Breast Cancer, and Rugby Support

          As it is Breast Cancer Awareness Month, I thought I’d do a piece about how your teammates can help you get through one of the most difficult and challenging times in a women’s life. For me, when my sister was diagnosed at the age of only 24, I had my rugby team to help support me through listening to my fears and worries, coming out to her benefit, and just being there to listen to me as well as share how they dealt with family members who were diagnosed. While at a tournament in Louisville I bought a t-shirt with pink lettering and a pink ribbon on the arm. I didn’t know until recently that the woman who the shirt was made to support now lives in Chicago and supports a local team and that she in fact would be the person who would come forward when I asked the female rugby community if anyone wanted to talk about their fight against breast cancer.
         Lavender Kelly started playing rugby while in college. She loved the sport, the community and continued to play for nearly 20 years all while maintaining her health. Lavender was first diagnosed with cervical cancer when she was just 19. At the time her friends could not fully support her in the way that she needs them to because as a young woman it can be extremely scary and a hard thing to deal with. She had surgery, chemo, and found that she had to come up with a lot of inner strength to fight her battle and win. She was cancer free, and continued her regular checks and screening to make sure she was in remission.
A decade later, while get a check up, she found out that she again had cancer, and this time it was in her breast. Again she found herself going through an emotional and difficult time, but one thing that was different is that she had her rugby family there to support her. Lavender explained that the ten year mark is such a huge thing to make being cancer free and to find out it was back was devastating. She said that she was lucky to have her cancer caught at stage 1, to not have lost her hair during radiation and that the women on her team, supported her. This support group made a huge difference from when she was younger with friends not really knowing how to handle the situation.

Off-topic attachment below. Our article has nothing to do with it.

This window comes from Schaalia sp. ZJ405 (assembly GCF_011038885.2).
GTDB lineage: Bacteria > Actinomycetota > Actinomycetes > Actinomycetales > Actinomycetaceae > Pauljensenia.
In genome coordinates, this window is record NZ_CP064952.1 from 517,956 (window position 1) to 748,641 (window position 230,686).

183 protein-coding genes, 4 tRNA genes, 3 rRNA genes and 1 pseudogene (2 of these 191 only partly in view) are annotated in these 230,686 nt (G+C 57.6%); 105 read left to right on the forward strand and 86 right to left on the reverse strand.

She told me, “They were there for me, and really helped me enjoy and live in the moment. They never all about the medical stuff, because they knew me Lavender, and they always stayed focused on me Lavender not poor Lavender the cancer patient.”

 “Breast cancer “ she added, “can really make you question what it means to be a woman that you otherwise would never have to ask yourself. Since breasts are something we associate so much with our femininity and to have something be wrong make you think that there is something wrong with you. In rugby you are already pushing those boundaries and becoming more confident with yourself as a person and that helped so much in my fight, to look at me as a person and not at myself as my body parts.”

        Rugby definitely helps women become more confident and strong as who they are. Lavender said that’s one of the things she’s always loved about women’s rugby is that it’s not who you are, what you do or your position, your teammates know the real you. Her team came together to support her though selling shirts, and donating all the proceeds to the Susan G. Komen Foundation. The team didn’t just sell the shirt during her bout with cancer but continue to sell the shirt and help raise awareness.

      On her one year mark being cancer free, Lavender decided to shave her head because even though she never lost her hair, she knows what a difficult thing it is for many women.  I know that when my sister first lost her hair because to radiation I stayed up on the phone with her all night as she cried because my sister felt, that’s when people know you are sick and can really tell something is wrong.

       Lavender not only relied on her rugby team, but also talked with other cancer support groups to help her get through her bouts. She played rugby for nearly 20 years anc continues to support the community that helped support her.  Many teams put on tournaments to support the fight against cancer, teams wear pink jerseys during October, and it just another showing that no matter where you go, someone has been effected by this disease.

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